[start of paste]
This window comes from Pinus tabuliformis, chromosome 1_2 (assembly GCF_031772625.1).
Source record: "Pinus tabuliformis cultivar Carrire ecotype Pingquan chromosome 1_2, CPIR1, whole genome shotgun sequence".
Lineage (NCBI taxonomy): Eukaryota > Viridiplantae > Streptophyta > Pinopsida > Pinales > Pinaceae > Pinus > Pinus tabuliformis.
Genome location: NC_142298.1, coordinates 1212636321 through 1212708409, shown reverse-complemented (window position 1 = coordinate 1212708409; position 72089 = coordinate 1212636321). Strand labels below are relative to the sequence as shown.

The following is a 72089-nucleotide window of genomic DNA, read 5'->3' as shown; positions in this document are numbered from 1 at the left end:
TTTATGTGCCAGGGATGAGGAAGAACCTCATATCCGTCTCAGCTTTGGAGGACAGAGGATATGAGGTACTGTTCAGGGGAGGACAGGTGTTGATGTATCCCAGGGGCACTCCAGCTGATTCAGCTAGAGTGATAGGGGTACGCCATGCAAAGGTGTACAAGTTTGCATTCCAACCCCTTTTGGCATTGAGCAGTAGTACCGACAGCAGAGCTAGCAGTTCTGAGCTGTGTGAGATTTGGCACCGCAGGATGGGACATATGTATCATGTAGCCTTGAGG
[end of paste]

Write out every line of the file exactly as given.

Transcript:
This window comes from Pinus tabuliformis, chromosome 1_2 (assembly GCF_031772625.1).
Source record: "Pinus tabuliformis cultivar Carrire ecotype Pingquan chromosome 1_2, CPIR1, whole genome shotgun sequence".
Lineage (NCBI taxonomy): Eukaryota > Viridiplantae > Streptophyta > Pinopsida > Pinales > Pinaceae > Pinus > Pinus tabuliformis.
Genome location: NC_142298.1, coordinates 1212636321 through 1212708409, shown reverse-complemented (window position 1 = coordinate 1212708409; position 72089 = coordinate 1212636321). Strand labels below are relative to the sequence as shown.

The following is a 72089-nucleotide window of genomic DNA, read 5'->3' as shown; positions in this document are numbered from 1 at the left end:
TTTATGTGCCAGGGATGAGGAAGAACCTCATATCCGTCTCAGCTTTGGAGGACAGAGGATATGAGGTACTGTTCAGGGGAGGACAGGTGTTGATGTATCCCAGGGGCACTCCAGCTGATTCAGCTAGAGTGATAGGGGTACGCCATGCAAAGGTGTACAAGTTTGCATTCCAACCCCTTTTGGCATTGAGCAGTAGTACCGACAGCAGAGCTAGCAGTTCTGAGCTGTGTGAGATTTGGCACCGCAGGATGGGACATATGTATCATGTAGCCTTGAGG